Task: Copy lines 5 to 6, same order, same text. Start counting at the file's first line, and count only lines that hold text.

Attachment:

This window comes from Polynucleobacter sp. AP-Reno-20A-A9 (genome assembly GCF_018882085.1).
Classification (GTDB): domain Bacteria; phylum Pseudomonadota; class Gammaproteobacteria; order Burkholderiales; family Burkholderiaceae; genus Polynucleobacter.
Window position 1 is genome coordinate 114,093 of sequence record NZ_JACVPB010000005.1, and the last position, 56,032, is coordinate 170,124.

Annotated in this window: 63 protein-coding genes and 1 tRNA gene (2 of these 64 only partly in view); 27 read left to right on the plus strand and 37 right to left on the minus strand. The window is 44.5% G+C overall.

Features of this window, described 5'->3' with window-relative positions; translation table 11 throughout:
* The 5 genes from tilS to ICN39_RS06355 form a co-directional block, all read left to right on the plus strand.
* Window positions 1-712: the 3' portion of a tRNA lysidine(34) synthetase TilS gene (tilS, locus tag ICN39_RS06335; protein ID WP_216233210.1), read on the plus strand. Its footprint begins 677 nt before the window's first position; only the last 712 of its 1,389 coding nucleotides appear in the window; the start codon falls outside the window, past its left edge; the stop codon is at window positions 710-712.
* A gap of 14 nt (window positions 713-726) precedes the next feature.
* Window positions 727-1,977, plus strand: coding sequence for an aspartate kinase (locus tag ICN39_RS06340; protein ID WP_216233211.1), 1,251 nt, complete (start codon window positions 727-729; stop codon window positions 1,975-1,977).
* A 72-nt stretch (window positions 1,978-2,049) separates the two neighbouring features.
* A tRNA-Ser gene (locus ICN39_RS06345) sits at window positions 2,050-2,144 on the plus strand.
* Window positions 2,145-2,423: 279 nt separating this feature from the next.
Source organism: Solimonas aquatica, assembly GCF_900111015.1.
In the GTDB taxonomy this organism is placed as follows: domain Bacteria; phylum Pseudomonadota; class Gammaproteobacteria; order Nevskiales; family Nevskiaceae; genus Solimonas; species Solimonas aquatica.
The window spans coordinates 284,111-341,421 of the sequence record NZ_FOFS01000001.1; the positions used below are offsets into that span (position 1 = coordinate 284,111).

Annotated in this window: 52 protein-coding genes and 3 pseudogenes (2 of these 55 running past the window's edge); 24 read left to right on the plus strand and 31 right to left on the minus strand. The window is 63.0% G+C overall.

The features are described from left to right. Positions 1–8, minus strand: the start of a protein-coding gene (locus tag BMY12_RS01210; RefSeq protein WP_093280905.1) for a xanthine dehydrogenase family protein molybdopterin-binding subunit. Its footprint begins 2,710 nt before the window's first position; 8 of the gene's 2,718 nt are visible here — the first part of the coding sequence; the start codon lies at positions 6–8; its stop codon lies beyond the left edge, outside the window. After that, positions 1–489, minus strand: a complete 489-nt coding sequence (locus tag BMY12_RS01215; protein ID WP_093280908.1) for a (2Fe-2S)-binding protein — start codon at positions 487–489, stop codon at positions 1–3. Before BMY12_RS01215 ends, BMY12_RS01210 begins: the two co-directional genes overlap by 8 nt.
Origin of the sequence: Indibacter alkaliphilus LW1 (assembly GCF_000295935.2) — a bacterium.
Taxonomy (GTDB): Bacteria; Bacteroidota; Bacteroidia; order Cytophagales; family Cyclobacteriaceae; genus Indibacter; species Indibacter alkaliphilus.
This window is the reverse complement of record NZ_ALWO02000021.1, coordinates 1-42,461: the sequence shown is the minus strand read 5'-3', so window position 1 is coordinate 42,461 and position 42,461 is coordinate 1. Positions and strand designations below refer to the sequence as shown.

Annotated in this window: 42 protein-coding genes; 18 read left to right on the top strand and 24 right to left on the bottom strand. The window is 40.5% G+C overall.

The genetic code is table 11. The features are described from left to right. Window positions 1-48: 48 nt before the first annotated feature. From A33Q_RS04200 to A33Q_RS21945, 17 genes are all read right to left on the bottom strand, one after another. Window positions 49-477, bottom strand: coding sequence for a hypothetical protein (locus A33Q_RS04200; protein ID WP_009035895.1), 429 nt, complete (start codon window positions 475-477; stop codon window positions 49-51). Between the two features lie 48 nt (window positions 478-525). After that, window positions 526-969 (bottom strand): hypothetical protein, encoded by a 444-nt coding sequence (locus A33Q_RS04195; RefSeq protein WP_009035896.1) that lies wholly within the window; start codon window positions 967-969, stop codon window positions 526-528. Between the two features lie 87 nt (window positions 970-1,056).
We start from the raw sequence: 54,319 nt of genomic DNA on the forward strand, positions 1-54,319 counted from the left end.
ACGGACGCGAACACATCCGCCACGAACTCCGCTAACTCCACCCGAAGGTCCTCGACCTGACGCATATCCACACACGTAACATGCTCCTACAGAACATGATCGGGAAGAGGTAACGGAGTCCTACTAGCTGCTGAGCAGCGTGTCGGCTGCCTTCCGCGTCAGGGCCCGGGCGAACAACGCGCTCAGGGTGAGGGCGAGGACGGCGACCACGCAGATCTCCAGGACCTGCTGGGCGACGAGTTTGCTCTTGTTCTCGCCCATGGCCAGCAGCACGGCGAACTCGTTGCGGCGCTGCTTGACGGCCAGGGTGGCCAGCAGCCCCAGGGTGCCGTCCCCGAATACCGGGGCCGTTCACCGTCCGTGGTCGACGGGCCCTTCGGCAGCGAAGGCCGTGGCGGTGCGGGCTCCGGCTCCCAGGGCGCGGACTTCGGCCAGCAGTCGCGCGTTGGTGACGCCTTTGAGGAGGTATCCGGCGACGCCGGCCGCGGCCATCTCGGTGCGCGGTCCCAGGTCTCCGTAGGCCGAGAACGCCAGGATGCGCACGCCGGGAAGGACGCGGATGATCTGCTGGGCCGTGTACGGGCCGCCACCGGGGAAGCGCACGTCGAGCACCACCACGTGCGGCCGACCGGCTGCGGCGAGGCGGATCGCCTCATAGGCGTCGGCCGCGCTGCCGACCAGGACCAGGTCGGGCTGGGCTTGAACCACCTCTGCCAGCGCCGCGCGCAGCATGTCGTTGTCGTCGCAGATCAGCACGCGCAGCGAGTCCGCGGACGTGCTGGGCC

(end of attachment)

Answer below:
Features of this window, described 5'->3' with window-relative positions; translation table 11 throughout:
* The 5 genes from tilS to ICN39_RS06355 form a co-directional block, all read left to right on the plus strand.